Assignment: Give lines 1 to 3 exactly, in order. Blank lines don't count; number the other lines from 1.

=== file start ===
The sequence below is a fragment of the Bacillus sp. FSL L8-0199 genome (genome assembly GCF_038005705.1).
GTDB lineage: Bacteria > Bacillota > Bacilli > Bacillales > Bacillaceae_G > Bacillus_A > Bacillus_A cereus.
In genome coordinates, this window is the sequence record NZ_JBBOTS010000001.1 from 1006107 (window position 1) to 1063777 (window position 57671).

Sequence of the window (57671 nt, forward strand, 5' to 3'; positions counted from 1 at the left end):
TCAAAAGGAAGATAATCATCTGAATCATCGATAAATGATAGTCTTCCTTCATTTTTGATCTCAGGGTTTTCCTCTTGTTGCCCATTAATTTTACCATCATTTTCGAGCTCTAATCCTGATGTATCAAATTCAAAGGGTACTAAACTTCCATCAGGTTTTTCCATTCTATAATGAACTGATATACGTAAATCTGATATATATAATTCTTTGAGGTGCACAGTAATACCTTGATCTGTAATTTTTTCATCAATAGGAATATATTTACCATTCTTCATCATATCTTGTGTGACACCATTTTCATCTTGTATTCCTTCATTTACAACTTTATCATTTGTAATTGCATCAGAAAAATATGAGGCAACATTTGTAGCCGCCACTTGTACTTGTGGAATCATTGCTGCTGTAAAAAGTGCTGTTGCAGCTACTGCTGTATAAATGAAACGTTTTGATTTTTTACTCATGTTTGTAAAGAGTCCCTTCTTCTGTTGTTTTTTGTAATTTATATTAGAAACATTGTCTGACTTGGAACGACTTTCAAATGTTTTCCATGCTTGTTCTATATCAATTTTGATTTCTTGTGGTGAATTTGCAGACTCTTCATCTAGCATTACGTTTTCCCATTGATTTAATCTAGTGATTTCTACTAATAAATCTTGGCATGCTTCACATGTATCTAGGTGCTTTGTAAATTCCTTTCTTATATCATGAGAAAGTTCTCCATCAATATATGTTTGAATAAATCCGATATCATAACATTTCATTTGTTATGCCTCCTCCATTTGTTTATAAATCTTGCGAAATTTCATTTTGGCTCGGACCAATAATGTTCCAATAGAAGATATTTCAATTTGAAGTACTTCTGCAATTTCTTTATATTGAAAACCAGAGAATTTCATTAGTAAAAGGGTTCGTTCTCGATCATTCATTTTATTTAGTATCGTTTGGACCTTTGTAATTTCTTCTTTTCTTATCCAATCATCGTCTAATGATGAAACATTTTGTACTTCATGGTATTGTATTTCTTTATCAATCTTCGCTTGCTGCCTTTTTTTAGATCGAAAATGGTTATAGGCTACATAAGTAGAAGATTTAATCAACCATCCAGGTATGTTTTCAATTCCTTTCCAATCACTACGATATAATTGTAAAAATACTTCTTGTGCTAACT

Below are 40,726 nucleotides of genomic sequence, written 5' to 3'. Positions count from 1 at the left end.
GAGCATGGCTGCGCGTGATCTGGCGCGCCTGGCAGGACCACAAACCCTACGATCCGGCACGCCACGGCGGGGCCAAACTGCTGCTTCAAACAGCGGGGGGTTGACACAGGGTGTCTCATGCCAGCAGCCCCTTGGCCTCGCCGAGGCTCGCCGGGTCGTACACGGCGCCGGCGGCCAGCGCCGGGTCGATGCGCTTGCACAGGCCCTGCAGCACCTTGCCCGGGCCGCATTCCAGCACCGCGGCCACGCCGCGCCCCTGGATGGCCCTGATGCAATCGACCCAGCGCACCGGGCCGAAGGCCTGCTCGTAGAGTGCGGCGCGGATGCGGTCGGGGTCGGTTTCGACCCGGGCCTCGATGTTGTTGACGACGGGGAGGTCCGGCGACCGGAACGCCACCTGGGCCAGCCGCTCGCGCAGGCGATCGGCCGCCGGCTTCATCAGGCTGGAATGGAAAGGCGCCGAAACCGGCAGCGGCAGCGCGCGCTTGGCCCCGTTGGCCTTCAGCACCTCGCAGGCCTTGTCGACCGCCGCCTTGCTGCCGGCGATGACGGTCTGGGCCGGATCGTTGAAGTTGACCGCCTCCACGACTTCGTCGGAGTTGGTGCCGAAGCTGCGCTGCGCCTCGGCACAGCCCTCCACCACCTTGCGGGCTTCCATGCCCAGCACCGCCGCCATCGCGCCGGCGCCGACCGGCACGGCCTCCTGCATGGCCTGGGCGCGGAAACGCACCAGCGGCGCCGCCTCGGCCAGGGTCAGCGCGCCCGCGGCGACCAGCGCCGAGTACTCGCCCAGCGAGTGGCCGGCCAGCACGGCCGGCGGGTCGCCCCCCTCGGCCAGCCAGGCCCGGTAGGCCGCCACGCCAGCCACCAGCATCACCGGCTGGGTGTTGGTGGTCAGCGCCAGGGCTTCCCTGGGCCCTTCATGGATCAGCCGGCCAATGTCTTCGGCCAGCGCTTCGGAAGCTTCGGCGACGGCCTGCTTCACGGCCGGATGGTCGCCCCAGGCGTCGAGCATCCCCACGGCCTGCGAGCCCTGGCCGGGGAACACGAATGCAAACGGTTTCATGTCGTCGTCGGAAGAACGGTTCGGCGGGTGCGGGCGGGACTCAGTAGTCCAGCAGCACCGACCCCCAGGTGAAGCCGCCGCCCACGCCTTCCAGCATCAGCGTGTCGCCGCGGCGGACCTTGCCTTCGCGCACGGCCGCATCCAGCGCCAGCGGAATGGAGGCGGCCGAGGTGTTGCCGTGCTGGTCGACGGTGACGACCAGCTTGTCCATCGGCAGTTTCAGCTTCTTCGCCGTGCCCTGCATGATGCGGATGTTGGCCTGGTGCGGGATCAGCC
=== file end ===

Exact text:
The sequence below is a fragment of the Bacillus sp. FSL L8-0199 genome (genome assembly GCF_038005705.1).
GTDB lineage: Bacteria > Bacillota > Bacilli > Bacillales > Bacillaceae_G > Bacillus_A > Bacillus_A cereus.
In genome coordinates, this window is the sequence record NZ_JBBOTS010000001.1 from 1006107 (window position 1) to 1063777 (window position 57671).